Joint laboratory EBRI- Paediatric Hospital Bambino Gesù (OPBG)

Group Leader

Enrico Cherubini

In the framework of a collaboration agreement between EBRI and the Paediatric Hospital Bambino Gesù (OPBG) in Rome, a joint laboratory has been established at the S. Paolo OPBG premises. The EBRI-OPBG joint laboratory, which was made possible also thanks to a donation from the Sacchetti Foundation, will study, using a cutting-edge technique, brain tissues removed from young patients during surgery for drug-resistant forms of epilepsy, to better understand the underlying mechanisms and to identify new targets for therapeutic interventions.

Epilepsy is a neurological disorder characterized by an enduring predisposition to generate epileptic seizures associated to abnormal excessive or synchronous neuronal activity in the brain. Hyper-excitability of neuronal circuits may result from structural alterations (brain lesions) of various kinds, congenital or acquired. About one third of patients with epilepsy do not respond to drug treatment and in these cases, the therapeutic solution is represented by neurosurgery. This is possible only when brain lesions are limited and the removal of the epileptogenic area does not cause neurological deficits. In paediatric age, the most frequent types of brain lesions responsible for drug-resistant epilepsy are cortical dysplasia, in which a more or less circumscribed area of ​​the brain is formed abnormally. Dysplasia causes frequent seizures that have an early onset and are difficult to control due their interference with a child’s psychomotor development.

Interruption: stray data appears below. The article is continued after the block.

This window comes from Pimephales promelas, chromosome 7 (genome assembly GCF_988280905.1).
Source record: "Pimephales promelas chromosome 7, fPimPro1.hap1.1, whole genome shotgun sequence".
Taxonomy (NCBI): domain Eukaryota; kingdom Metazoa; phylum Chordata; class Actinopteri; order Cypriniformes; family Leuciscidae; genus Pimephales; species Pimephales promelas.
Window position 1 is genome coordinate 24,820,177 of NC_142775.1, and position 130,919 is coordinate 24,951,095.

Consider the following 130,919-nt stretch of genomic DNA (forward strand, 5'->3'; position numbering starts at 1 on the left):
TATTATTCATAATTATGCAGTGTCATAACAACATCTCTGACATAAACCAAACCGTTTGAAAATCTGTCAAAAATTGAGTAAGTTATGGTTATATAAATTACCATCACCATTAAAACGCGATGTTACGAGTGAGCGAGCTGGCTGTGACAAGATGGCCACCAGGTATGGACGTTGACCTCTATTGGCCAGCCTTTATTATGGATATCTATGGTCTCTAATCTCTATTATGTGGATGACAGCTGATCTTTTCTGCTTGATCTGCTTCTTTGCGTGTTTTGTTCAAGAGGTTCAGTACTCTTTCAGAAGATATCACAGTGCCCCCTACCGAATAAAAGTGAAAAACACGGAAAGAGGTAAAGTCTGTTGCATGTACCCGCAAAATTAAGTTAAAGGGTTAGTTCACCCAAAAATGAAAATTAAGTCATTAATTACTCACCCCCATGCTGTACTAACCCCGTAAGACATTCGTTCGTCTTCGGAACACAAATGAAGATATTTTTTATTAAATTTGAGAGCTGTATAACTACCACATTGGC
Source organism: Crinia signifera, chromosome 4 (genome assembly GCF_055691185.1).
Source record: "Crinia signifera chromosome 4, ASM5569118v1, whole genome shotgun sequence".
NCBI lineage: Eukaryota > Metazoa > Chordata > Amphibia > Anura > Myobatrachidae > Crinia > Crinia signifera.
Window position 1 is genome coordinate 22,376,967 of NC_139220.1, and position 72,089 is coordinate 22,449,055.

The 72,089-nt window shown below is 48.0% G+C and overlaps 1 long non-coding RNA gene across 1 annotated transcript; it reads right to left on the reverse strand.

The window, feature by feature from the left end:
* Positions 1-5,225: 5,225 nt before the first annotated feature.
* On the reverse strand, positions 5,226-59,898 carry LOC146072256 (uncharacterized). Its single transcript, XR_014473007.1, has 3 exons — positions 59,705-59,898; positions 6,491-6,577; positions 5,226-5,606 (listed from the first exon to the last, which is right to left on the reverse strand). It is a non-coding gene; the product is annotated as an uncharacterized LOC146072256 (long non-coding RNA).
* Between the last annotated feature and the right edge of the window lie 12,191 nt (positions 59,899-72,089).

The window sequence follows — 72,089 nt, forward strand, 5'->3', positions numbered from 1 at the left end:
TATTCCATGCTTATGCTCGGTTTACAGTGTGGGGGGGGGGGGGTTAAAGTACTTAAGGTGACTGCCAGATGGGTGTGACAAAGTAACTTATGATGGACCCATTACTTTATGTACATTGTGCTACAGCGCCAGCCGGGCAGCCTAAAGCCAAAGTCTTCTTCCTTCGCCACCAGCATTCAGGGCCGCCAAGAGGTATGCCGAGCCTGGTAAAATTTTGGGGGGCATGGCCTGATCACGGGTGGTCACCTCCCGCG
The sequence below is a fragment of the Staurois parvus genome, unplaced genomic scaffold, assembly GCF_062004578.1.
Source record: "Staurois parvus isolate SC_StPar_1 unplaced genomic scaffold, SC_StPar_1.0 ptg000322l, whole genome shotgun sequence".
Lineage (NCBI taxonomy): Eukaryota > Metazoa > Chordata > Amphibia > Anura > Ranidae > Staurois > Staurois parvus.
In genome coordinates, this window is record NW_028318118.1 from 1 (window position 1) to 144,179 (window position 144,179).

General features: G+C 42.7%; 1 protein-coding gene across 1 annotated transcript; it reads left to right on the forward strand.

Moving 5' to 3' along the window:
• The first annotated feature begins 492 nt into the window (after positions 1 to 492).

Thanks to a particular technique, the tissue removed from the brain of young patients is sectioned into slices (organotypic slices, 300 mm thick) which can be kept alive for up to 6-8 weeks by administering an artificial liquid similar to the cerebrospinal fluid, a body fluid found in the central nervous system and which has the function of protecting and nourishing the brain, and a mixture of O2 / CO2. The organotypic slices maintain all the characteristics of the brain including synaptic activity, neuronal circuits, electrographic characteristics of both interictal and ictal discharges, the excitation inhibition balance. Neuronal circuits consist of excitatory cells, inhibitory interneurons, and glial cells. The inhibitory interneurons, through the release of GABA, are able to synchronize the activity of hundreds of neurons with millisecond precision, giving rise to network activity that is the basis of higher cognitive functions. This preparation therefore allows to study at single neuron and network level, the cellular and molecular mechanisms underlying the pathologies affecting young patients in order to improve the diagnosis (which in this way will be more personalized) and to develop new therapeutic targets for the treatment of these disorders. Slices can be fixed for morphological identification of the recorded neurons, for immunohistochemistry and possibly for electron microscopy.

It will thus be possible to outline the origin of epileptic seizures in patients with focal cortical dysplasia with the ultimate aim of better understanding towards a personalized medicine their mechanisms in order to improve the quality of life of young patients. The joint laboratory is part of a wider collaboration between EBRI and OPBG, aimed at investigating the pathogenesis of neurodevelopmental disorders, including autism and rare genetic diseases.


Responsabile EBRI: Prof. Enrico Cherubini
Responsabile OPBG: Prof. Federico Vigevano